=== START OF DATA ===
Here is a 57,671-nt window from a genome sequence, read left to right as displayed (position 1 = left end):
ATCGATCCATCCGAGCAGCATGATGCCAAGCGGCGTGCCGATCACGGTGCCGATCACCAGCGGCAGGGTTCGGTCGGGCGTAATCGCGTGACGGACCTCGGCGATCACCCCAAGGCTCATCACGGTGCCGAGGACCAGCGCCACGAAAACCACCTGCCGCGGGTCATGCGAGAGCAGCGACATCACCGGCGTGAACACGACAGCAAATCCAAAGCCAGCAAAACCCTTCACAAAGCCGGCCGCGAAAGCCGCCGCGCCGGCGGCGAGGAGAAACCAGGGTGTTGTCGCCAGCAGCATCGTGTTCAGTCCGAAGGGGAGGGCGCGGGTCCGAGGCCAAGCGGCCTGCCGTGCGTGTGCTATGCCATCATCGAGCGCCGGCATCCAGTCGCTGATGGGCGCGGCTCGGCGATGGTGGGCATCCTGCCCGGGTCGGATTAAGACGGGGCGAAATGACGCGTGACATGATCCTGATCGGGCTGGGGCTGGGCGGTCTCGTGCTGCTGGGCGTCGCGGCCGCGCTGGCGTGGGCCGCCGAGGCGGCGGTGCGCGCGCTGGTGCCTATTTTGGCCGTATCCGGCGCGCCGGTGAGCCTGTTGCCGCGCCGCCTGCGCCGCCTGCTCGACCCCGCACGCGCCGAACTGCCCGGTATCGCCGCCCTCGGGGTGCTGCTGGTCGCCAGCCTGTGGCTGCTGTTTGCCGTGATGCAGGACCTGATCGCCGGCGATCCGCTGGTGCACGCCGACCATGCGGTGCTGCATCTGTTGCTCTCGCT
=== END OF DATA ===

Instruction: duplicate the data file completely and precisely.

Here is a 57,671-nt window from a genome sequence, read left to right as displayed (position 1 = left end):
ATCGATCCATCCGAGCAGCATGATGCCAAGCGGCGTGCCGATCACGGTGCCGATCACCAGCGGCAGGGTTCGGTCGGGCGTAATCGCGTGACGGACCTCGGCGATCACCCCAAGGCTCATCACGGTGCCGAGGACCAGCGCCACGAAAACCACCTGCCGCGGGTCATGCGAGAGCAGCGACATCACCGGCGTGAACACGACAGCAAATCCAAAGCCAGCAAAACCCTTCACAAAGCCGGCCGCGAAAGCCGCCGCGCCGGCGGCGAGGAGAAACCAGGGTGTTGTCGCCAGCAGCATCGTGTTCAGTCCGAAGGGGAGGGCGCGGGTCCGAGGCCAAGCGGCCTGCCGTGCGTGTGCTATGCCATCATCGAGCGCCGGCATCCAGTCGCTGATGGGCGCGGCTCGGCGATGGTGGGCATCCTGCCCGGGTCGGATTAAGACGGGGCGAAATGACGCGTGACATGATCCTGATCGGGCTGGGGCTGGGCGGTCTCGTGCTGCTGGGCGTCGCGGCCGCGCTGGCGTGGGCCGCCGAGGCGGCGGTGCGCGCGCTGGTGCCTATTTTGGCCGTATCCGGCGCGCCGGTGAGCCTGTTGCCGCGCCGCCTGCGCCGCCTGCTCGACCCCGCACGCGCCGAACTGCCCGGTATCGCCGCCCTCGGGGTGCTGCTGGTCGCCAGCCTGTGGCTGCTGTTTGCCGTGATGCAGGACCTGATCGCCGGCGATCCGCTGGTGCACGCCGACCATGCGGTGCTGCATCTGTTGCTCTCGCT